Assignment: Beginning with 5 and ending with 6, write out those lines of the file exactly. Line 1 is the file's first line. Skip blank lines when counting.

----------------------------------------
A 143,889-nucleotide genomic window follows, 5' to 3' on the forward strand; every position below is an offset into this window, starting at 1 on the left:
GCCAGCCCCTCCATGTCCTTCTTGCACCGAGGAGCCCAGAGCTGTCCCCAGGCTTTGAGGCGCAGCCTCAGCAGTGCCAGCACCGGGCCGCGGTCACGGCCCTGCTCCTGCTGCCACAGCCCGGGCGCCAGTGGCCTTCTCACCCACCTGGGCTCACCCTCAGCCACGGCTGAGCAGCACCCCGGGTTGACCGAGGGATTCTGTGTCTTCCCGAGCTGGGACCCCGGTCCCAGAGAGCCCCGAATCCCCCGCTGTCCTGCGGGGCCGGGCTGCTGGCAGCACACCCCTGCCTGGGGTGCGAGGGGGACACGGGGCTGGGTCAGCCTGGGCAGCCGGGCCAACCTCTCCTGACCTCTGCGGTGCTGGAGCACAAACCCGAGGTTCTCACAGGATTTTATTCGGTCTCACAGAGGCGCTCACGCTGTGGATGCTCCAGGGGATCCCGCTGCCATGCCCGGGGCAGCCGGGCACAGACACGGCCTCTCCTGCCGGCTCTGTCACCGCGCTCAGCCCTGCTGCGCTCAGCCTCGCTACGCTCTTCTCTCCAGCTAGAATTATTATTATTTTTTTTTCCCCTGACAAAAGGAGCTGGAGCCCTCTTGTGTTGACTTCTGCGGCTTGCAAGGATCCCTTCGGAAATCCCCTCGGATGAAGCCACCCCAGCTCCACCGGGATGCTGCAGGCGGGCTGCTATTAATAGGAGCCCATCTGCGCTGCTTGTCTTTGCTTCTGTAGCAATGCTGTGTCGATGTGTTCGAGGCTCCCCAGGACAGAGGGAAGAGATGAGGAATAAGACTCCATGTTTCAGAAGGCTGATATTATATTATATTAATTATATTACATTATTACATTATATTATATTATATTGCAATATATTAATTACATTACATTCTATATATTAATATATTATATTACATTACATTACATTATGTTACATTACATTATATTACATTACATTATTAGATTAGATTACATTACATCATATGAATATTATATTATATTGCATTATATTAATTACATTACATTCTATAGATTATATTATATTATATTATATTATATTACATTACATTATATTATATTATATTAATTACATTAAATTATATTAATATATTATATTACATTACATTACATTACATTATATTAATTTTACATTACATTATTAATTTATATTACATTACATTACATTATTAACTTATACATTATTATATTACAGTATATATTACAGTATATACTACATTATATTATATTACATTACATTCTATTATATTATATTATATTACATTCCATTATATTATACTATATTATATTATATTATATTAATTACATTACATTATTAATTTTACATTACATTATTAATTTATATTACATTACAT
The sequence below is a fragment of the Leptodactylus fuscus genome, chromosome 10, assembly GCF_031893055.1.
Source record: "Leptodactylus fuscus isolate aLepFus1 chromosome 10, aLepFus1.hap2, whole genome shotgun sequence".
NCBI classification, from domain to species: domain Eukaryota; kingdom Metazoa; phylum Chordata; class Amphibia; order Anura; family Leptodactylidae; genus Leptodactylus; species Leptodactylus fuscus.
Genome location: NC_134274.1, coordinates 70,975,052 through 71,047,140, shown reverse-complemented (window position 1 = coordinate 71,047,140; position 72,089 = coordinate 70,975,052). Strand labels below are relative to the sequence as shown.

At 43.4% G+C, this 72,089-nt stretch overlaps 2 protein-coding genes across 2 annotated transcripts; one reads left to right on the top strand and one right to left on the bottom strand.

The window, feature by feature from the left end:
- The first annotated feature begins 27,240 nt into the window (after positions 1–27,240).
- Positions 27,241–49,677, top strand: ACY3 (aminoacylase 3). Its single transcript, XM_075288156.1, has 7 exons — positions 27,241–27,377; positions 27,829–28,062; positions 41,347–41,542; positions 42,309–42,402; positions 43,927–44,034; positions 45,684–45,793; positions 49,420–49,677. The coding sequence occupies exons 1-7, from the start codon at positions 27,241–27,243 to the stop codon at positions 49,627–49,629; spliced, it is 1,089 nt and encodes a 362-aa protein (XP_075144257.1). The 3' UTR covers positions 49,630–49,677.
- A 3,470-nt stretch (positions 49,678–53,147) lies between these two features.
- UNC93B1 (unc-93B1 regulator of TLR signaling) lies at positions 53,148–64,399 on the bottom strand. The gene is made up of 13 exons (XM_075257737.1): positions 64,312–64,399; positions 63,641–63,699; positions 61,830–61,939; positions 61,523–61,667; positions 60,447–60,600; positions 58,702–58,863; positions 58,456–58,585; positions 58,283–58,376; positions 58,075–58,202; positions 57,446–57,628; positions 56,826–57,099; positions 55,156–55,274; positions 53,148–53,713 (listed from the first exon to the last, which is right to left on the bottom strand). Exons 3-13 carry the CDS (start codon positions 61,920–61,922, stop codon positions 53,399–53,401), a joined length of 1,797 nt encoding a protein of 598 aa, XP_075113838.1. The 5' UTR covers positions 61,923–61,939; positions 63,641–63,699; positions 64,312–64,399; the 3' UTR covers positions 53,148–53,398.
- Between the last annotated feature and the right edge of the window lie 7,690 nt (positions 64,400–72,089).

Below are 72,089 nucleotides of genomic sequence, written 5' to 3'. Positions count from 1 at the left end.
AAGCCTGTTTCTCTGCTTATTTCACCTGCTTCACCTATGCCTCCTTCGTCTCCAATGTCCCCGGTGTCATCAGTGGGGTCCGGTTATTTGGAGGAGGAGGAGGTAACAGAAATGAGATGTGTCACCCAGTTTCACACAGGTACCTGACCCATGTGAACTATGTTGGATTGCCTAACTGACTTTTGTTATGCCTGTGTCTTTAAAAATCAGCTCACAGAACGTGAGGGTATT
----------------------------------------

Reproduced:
NCBI classification, from domain to species: domain Eukaryota; kingdom Metazoa; phylum Chordata; class Amphibia; order Anura; family Leptodactylidae; genus Leptodactylus; species Leptodactylus fuscus.
Genome location: NC_134274.1, coordinates 70,975,052 through 71,047,140, shown reverse-complemented (window position 1 = coordinate 71,047,140; position 72,089 = coordinate 70,975,052). Strand labels below are relative to the sequence as shown.